Walking the Walk into a New Semester
It’s always good to have a new syllabus to write. What better way to nudge oneself into ongoing learning, i.e., practice the self-reflection-into-action that I preach to my students? My semester with students who baffled me on a weekly basis (which I wrote about here, here, and here), started me pondering what I learned, why it matters, and what to do next. I’ll do this in a couple of parts. Today, conclusions and implications.
-High-stakes standardized testing has had a major impact on the way we teach and the way students learn.
-have come to expect and rely on teacher-centered classes
-usually seek the “right” answer (and/or the teacher’s ideas about a subject) before they express their opinions
-become anxious when they are asked to think for themselves
-rarely take initiative, such as pursuing opportunities to meet with teachers outside of class, propose alternative assignments, question the purpose or value of assignments or topics of study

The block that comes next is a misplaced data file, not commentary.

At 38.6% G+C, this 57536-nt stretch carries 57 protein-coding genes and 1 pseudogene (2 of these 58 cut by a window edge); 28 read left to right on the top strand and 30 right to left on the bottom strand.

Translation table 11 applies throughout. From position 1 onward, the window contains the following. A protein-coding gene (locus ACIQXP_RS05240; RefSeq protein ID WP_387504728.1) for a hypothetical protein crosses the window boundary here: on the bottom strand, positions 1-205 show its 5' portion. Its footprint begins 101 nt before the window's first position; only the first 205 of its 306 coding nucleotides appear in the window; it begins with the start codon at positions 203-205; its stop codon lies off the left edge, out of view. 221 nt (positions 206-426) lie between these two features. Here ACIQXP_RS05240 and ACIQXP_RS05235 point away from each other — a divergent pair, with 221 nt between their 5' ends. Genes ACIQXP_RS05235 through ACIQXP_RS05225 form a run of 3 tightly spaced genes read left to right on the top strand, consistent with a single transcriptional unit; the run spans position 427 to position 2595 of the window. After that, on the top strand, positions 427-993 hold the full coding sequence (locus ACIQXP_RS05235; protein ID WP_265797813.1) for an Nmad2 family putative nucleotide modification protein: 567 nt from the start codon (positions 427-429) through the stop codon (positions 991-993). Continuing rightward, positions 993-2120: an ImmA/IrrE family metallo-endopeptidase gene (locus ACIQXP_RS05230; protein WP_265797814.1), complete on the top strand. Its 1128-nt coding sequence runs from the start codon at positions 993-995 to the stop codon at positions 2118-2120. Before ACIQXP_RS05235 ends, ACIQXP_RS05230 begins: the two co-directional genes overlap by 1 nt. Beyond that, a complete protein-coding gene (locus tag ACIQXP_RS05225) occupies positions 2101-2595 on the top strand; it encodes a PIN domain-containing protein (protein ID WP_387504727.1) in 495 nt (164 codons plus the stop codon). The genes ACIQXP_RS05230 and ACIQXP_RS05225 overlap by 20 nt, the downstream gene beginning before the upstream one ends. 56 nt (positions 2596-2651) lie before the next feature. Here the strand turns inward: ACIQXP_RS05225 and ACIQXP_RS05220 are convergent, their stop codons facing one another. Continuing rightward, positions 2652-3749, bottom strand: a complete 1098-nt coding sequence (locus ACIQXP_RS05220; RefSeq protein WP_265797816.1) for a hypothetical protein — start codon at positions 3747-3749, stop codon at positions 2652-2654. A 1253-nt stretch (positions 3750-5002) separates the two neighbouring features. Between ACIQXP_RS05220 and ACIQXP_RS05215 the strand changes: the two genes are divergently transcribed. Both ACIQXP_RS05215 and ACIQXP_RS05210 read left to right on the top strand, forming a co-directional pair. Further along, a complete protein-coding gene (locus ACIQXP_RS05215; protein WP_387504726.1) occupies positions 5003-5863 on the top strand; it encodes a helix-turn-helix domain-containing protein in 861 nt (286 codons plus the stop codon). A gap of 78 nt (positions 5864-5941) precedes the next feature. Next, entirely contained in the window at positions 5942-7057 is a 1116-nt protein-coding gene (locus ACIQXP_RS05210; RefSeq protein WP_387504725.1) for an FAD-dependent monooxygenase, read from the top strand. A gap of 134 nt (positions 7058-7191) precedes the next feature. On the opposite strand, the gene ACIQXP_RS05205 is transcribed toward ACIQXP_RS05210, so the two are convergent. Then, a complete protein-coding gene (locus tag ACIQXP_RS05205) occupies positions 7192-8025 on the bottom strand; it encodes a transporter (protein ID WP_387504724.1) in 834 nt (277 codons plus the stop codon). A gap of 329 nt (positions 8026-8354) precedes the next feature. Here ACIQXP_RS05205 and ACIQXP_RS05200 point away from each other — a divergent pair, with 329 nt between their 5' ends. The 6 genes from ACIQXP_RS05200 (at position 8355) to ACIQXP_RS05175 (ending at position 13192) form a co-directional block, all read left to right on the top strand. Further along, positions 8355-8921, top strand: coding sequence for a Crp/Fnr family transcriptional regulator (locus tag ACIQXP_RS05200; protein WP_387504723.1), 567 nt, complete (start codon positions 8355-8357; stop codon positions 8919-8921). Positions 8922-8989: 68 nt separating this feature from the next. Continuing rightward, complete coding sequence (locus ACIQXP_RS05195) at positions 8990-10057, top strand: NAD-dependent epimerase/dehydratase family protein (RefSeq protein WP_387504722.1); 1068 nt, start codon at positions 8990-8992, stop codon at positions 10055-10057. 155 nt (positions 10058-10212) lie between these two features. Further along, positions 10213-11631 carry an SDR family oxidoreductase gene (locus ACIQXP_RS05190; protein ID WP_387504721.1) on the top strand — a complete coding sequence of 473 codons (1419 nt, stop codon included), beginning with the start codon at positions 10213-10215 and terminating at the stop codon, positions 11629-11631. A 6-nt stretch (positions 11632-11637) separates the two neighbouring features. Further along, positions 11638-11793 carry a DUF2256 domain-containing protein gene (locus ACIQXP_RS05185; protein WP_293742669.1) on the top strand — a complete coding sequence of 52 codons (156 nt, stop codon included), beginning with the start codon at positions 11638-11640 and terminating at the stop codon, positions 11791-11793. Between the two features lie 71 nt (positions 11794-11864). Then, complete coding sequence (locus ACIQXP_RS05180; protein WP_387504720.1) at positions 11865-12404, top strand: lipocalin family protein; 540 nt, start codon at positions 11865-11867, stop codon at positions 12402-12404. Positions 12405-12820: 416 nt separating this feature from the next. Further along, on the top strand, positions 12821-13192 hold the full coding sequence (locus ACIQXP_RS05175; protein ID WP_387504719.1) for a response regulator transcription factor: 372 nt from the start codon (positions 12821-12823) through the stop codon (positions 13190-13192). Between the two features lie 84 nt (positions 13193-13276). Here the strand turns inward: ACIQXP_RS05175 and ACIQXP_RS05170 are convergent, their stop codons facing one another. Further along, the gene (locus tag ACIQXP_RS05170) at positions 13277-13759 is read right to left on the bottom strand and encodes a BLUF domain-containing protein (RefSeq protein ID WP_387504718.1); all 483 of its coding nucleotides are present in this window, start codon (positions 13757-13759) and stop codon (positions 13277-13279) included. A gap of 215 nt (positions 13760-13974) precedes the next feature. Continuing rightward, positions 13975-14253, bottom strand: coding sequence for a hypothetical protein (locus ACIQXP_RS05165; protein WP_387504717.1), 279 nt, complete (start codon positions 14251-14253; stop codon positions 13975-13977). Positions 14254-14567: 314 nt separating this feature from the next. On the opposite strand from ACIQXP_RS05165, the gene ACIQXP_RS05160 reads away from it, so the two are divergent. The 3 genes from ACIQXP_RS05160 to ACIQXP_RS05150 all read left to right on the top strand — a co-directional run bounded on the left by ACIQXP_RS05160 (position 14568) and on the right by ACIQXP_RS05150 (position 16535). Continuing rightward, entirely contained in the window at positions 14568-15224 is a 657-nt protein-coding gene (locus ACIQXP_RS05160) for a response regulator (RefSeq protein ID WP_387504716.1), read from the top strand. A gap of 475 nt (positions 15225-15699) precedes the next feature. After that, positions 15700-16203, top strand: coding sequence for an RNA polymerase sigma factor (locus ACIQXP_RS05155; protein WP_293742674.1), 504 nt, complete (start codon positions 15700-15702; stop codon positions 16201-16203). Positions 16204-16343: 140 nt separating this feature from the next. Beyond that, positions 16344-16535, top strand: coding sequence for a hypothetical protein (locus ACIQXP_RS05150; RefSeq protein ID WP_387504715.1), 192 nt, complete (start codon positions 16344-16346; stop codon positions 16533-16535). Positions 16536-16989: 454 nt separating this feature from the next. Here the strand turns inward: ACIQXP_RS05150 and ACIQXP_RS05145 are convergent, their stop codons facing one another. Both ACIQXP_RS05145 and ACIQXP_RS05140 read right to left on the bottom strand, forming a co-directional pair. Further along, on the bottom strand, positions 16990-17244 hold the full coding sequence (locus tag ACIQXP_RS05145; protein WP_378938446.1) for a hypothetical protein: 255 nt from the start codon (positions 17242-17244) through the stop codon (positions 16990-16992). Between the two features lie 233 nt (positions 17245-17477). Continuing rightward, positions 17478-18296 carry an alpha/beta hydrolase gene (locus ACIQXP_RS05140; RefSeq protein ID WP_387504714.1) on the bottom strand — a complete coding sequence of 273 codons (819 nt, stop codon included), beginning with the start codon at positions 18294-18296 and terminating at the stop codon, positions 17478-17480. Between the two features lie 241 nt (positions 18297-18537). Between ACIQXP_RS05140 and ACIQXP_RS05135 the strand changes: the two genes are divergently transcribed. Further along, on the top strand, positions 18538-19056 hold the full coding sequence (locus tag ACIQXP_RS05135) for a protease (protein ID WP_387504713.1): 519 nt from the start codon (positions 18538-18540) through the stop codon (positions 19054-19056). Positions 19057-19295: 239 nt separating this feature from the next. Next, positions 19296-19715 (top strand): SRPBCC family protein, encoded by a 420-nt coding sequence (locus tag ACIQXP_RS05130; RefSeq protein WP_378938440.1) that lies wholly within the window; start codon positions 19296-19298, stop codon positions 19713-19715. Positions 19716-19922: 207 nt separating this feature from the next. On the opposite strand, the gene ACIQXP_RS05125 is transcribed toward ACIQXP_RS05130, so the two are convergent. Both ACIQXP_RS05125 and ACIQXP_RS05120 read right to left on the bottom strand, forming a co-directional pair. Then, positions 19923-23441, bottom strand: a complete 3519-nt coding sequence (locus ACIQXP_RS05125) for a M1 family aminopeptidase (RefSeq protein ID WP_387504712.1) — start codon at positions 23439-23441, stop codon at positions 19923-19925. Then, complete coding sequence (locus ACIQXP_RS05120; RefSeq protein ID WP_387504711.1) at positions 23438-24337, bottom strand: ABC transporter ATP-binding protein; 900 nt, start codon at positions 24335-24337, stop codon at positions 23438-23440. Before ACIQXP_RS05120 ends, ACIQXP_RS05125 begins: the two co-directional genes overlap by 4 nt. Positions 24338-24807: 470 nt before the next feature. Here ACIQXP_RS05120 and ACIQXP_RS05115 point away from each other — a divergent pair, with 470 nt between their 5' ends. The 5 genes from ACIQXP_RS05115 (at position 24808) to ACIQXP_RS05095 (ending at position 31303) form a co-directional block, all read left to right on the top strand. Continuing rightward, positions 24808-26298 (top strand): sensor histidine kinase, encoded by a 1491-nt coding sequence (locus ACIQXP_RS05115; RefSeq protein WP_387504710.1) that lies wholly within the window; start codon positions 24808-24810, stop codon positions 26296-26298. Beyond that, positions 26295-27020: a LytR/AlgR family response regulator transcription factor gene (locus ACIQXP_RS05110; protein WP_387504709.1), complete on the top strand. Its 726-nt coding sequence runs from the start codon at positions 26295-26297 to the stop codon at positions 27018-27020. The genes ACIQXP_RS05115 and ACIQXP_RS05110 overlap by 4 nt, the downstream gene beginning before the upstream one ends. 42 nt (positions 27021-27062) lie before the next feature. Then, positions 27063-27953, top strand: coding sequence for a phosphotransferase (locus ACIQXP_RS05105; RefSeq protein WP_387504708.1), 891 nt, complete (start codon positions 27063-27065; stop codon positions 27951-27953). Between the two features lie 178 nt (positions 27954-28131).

What we’re seeing in classes is not only at odds with ideas about and principles of teaching, learning, and living in a digital, collaborative, multimodal, globally oriented society, it’s diametrically opposed. In short, we’re preparing kids for the past. You can read about some of those ideas here:
- –Confronting the Challenges of Participatory Culture: Media Education for the 21st Century
–Living and Learning with New Media: Summary of Findings from the Digital Youth Project (From the Digital Youth Research Project at USC & UC Berkely)
–Grading 2.0:Evaluation in the Digital Age
In all the talk about new literacies, where’s the discussion of the kinds of attitudes, beliefs, philosophies teachers need to have in order to frame what they do and how they do it; develop classroom policies & procedures so that students are living the kinds of actions, ways of thinking, kinds of decisions they’ll need to take, do, make in the rapidly changing world?
For example, the assumptions the teacher & students have about about learning, including
-Who’s responsible for what? Is the teacher the only one who determines the content, the classroom practices, what makes a class that’s valuable and meaningful? My students last semester told me they’d never been asked what was working or not working for them in a class. Huh?!?
-Who determines what success looks like?
-What’s a process that embodies independence, reflection, etc., in determining and working toward success? For example, principles of goal-setting, assessment of progress toward those goals, decisions about the next actions
-Where should learning take place? What time? With whom?
More to come as I design my way into next semester….